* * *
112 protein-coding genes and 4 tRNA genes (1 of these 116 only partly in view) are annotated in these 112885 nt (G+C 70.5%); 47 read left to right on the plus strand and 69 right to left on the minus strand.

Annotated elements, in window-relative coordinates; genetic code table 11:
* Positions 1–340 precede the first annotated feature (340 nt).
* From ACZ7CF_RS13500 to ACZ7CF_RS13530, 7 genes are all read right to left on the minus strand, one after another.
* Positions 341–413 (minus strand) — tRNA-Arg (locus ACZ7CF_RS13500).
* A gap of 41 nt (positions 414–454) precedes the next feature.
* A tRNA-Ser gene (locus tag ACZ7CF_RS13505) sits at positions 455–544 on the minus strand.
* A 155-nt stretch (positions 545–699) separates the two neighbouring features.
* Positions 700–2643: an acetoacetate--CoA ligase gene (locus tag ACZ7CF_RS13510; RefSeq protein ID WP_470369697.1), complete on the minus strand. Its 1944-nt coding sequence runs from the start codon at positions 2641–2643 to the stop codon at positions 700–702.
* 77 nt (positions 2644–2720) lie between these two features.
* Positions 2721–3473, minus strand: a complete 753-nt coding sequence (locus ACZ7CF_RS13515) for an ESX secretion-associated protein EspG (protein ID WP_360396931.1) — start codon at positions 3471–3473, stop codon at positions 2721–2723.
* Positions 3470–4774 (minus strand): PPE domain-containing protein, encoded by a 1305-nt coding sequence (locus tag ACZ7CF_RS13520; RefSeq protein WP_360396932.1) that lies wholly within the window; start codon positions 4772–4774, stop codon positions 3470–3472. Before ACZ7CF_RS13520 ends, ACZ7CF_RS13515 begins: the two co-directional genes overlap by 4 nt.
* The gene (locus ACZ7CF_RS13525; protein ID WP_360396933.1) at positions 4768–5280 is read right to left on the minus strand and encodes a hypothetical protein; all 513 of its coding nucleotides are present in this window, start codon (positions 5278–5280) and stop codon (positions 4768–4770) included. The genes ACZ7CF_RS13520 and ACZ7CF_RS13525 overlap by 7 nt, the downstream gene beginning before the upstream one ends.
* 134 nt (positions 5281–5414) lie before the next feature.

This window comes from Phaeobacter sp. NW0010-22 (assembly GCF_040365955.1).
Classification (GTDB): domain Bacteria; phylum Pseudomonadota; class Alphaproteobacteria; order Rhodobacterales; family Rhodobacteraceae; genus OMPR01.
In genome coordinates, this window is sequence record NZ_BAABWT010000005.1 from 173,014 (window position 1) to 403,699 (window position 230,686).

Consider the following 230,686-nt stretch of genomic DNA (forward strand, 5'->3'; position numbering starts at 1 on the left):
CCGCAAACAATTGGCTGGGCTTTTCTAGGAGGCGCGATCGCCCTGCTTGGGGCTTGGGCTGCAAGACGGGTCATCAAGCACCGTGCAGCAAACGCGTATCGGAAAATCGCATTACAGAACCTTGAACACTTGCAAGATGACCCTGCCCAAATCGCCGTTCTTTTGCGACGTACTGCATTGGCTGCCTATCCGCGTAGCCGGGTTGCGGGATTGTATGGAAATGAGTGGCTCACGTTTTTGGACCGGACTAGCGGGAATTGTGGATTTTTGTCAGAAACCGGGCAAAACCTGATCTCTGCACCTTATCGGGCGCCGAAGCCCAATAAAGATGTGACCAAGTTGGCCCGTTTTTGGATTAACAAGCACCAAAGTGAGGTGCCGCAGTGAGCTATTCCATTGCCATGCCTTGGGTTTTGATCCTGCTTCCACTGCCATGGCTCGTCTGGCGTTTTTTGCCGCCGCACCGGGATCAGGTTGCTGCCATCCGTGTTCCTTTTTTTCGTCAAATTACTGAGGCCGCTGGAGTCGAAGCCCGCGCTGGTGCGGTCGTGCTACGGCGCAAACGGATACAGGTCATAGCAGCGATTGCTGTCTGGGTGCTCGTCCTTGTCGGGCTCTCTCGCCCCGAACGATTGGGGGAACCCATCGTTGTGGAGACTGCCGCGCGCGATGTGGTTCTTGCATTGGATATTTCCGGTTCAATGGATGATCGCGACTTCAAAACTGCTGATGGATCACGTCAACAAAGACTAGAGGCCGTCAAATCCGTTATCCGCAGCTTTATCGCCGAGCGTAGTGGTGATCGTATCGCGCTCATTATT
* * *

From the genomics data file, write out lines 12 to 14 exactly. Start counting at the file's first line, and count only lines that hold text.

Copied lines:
* Positions 3470–4774 (minus strand): PPE domain-containing protein, encoded by a 1305-nt coding sequence (locus tag ACZ7CF_RS13520; RefSeq protein WP_360396932.1) that lies wholly within the window; start codon positions 4772–4774, stop codon positions 3470–3472. Before ACZ7CF_RS13520 ends, ACZ7CF_RS13515 begins: the two co-directional genes overlap by 4 nt.
* The gene (locus ACZ7CF_RS13525; protein ID WP_360396933.1) at positions 4768–5280 is read right to left on the minus strand and encodes a hypothetical protein; all 513 of its coding nucleotides are present in this window, start codon (positions 5278–5280) and stop codon (positions 4768–4770) included. The genes ACZ7CF_RS13520 and ACZ7CF_RS13525 overlap by 7 nt, the downstream gene beginning before the upstream one ends.
* 134 nt (positions 5281–5414) lie before the next feature.